The more people talk about Research In Motion’s progression into the future, the more it feels like the company continues to take one step forward and two steps backwards. We watch as the company launches their first tablet device, the BlackBerry PlayBook, which features some of the most fluid user interface elements we’ve seen on a tablet (so far), but it’s missing some pretty important applications. And more recently we watched as the company officially announced their latest version of BlackBerry OS, called BlackBerry 7. But, BB 7 won’t be made available to current generation devices, doesn’t feature any QNX elements under the hood (so no Android apps), and there’s no Flash support. One step forward, two steps back.
Or, perhaps in this most recent case, it’s not a step forward at all. While providing a major update to a popular mobile OS is always a good thing, RIM’s upgrade is leaving quite a few people in the dust. In fact, if you don’t find yourself a personal fan of the BlackBerry 9900 or 9930, but you want to get yourself the latest version of BlackBerry 7, you’re out of luck. And that’s it. End of story.
But on the other hand, if you already know you’re going to get the latest BlackBerry to be unveiled, you’re still not getting some elements that people find pretty important. (Though, you’re still getting those stock apps that the PlayBook is missing, so that’s a bonus.) The lack of Flash support in BB 7 seems to be the biggest issue for potential customers, and it’s swaying them in the wrong direction.
But, is Flash support that big of a deal? There’s no denying that many, including Adobe themselves, believe that Flash provides smartphone owners with the truest Internet experience available. HP is planning to support Flash on their devices, Nokia already does it, and so does Android. But both Microsoft and Apple have chosen to skip over it entirely, and neither of them seem to be all that disappointed in that particular decision.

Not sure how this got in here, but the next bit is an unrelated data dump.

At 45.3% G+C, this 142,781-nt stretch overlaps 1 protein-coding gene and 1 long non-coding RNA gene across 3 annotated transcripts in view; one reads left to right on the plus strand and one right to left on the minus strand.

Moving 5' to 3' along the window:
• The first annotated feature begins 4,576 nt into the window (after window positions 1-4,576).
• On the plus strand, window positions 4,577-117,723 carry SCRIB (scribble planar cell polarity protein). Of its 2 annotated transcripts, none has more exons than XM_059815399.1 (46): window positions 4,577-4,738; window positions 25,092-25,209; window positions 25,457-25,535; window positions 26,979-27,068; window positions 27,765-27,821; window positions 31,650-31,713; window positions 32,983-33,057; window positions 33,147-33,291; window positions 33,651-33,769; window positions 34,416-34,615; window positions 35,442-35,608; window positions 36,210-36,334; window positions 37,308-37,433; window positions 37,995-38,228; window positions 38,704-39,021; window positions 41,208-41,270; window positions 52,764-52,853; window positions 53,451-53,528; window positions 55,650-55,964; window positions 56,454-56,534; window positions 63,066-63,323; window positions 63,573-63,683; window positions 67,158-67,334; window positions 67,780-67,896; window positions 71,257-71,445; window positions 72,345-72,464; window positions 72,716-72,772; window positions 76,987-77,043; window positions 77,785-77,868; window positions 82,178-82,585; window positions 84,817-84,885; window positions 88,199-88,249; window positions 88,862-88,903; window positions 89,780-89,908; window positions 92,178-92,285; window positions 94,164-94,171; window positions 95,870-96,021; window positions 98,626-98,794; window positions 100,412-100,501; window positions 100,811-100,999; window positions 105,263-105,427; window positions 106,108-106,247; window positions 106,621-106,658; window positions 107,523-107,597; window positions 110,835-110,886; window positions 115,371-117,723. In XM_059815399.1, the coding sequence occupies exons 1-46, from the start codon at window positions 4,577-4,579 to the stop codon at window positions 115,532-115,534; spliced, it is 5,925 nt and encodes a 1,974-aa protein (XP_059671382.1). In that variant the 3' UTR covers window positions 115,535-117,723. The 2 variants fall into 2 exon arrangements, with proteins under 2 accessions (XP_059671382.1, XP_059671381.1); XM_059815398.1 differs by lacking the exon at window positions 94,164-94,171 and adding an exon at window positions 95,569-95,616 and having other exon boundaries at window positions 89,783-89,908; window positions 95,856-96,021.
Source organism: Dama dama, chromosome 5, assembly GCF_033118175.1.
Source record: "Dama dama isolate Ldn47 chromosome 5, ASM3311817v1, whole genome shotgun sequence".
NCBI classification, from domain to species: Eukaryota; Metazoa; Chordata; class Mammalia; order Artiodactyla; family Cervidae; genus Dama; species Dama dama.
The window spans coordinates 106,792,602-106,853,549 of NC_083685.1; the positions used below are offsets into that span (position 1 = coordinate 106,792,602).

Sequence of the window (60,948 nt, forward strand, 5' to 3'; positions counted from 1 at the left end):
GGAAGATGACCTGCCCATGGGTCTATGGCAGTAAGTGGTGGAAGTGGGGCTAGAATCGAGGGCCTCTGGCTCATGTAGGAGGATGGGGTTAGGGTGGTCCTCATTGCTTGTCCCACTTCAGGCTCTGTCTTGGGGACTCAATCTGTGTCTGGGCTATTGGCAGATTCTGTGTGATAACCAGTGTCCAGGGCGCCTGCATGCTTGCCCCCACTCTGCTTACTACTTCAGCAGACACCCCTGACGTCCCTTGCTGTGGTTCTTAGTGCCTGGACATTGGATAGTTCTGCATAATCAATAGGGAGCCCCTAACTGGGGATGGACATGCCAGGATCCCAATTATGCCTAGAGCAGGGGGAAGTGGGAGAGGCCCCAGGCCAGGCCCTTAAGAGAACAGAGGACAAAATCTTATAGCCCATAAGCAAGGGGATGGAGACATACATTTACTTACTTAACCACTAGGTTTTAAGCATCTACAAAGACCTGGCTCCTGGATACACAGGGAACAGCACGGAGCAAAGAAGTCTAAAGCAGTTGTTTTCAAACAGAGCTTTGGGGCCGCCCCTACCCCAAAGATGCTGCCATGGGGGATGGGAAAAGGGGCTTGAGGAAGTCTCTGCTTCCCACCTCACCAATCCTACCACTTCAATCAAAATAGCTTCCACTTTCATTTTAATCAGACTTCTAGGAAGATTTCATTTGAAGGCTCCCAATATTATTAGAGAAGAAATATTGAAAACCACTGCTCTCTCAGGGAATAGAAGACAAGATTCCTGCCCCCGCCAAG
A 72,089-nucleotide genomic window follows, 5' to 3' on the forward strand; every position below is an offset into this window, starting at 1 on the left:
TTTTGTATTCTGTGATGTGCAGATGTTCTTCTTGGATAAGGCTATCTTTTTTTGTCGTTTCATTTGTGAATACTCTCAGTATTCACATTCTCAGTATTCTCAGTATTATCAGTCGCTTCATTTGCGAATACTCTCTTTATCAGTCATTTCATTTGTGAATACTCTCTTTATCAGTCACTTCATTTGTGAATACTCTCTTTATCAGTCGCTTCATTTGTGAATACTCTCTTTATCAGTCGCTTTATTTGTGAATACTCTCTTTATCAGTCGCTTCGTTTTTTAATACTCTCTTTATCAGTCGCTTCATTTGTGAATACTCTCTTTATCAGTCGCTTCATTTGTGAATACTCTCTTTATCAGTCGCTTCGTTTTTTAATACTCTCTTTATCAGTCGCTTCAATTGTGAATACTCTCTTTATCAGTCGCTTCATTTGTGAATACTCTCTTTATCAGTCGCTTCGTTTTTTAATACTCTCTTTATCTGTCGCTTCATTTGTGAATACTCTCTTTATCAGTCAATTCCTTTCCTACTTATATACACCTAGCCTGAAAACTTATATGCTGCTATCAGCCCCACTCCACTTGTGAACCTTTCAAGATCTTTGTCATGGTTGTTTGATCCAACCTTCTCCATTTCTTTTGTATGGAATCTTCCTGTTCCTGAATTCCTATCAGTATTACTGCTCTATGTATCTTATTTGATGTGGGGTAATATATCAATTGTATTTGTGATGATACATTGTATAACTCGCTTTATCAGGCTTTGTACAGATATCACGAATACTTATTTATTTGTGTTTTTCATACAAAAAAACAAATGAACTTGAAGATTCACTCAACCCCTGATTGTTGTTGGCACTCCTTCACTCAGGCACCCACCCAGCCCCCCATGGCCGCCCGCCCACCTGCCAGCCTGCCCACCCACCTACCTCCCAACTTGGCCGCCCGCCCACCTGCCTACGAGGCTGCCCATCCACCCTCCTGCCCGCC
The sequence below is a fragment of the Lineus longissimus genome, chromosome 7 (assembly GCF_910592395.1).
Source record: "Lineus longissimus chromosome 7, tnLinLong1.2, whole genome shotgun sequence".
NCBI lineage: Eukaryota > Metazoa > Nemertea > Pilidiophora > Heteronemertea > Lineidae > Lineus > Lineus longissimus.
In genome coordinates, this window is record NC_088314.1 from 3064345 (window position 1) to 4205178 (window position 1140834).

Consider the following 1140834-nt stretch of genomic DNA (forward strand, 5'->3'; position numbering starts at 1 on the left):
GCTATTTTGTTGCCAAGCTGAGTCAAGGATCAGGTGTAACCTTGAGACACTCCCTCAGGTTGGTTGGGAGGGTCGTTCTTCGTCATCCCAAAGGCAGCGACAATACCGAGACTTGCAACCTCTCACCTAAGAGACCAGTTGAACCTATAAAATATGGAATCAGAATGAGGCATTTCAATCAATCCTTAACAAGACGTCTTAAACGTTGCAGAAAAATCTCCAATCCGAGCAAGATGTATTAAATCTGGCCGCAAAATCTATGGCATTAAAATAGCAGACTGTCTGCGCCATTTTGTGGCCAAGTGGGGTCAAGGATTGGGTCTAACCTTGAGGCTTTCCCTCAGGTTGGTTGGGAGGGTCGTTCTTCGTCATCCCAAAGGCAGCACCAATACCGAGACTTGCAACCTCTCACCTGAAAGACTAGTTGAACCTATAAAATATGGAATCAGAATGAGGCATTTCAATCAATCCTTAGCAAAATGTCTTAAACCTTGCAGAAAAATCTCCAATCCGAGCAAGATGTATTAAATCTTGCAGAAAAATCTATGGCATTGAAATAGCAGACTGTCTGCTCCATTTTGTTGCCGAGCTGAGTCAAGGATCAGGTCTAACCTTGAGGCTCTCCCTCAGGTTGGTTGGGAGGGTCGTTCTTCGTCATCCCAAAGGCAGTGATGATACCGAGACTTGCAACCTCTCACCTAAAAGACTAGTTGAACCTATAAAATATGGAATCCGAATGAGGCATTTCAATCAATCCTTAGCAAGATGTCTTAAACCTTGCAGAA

But customers are important to RIM, because without them they have nothing. And it seems that RIM is scorning plenty of customers right out of the gate with BlackBerry 7, and the mobile OS isn’t even available yet. Will that change in some way by the time the OS is launched on the BlackBerry 9900? Not unless something changes, and they company will find a way to get BB 7 on previous devices, or they change their stance on Flash. I’ve heard quite a bit since the announcement of BB 7 and lack of Flash support that many BlackBerry fans are sticking with other platforms simply because the other platform supports Flash, and they need it.
People apparently want to want BlackBerry, but it sounds like RIM is making it increasingly hard for people to make the jump. What’s worse, though, is that seemingly previous BlackBerry owners are now on other platforms, and won’t come back to the BB universe without some major changes to the game plan. So is RIM listening? Or will the company continue down this path that seems to only make sense to them? Let me know what you think in the comments below.